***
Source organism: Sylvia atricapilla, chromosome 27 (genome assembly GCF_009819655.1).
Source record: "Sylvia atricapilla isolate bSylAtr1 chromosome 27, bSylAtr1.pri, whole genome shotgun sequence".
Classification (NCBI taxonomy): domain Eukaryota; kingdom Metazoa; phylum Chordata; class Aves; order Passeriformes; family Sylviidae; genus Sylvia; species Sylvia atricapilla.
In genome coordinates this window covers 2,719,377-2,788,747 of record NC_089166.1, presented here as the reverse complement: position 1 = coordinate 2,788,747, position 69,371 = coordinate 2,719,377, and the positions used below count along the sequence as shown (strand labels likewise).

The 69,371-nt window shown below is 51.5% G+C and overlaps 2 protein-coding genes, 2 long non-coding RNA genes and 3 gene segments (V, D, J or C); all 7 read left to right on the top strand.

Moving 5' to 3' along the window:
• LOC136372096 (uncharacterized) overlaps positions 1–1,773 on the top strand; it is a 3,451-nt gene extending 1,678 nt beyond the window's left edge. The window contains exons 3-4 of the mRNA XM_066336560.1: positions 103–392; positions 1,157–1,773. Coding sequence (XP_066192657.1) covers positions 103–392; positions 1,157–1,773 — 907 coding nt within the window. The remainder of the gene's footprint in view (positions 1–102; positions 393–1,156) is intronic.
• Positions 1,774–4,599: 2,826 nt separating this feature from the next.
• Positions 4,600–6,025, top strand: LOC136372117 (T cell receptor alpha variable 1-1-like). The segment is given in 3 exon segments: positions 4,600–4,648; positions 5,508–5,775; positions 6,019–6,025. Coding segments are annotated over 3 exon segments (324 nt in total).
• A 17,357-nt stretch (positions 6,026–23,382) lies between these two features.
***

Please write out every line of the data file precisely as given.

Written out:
Source organism: Sylvia atricapilla, chromosome 27 (genome assembly GCF_009819655.1).
Source record: "Sylvia atricapilla isolate bSylAtr1 chromosome 27, bSylAtr1.pri, whole genome shotgun sequence".
Classification (NCBI taxonomy): domain Eukaryota; kingdom Metazoa; phylum Chordata; class Aves; order Passeriformes; family Sylviidae; genus Sylvia; species Sylvia atricapilla.
In genome coordinates this window covers 2,719,377-2,788,747 of record NC_089166.1, presented here as the reverse complement: position 1 = coordinate 2,788,747, position 69,371 = coordinate 2,719,377, and the positions used below count along the sequence as shown (strand labels likewise).

The 69,371-nt window shown below is 51.5% G+C and overlaps 2 protein-coding genes, 2 long non-coding RNA genes and 3 gene segments (V, D, J or C); all 7 read left to right on the top strand.

Moving 5' to 3' along the window:
• LOC136372096 (uncharacterized) overlaps positions 1–1,773 on the top strand; it is a 3,451-nt gene extending 1,678 nt beyond the window's left edge. The window contains exons 3-4 of the mRNA XM_066336560.1: positions 103–392; positions 1,157–1,773. Coding sequence (XP_066192657.1) covers positions 103–392; positions 1,157–1,773 — 907 coding nt within the window. The remainder of the gene's footprint in view (positions 1–102; positions 393–1,156) is intronic.
• Positions 1,774–4,599: 2,826 nt separating this feature from the next.
• Positions 4,600–6,025, top strand: LOC136372117 (T cell receptor alpha variable 1-1-like). The segment is given in 3 exon segments: positions 4,600–4,648; positions 5,508–5,775; positions 6,019–6,025. Coding segments are annotated over 3 exon segments (324 nt in total).
• A 17,357-nt stretch (positions 6,026–23,382) lies between these two features.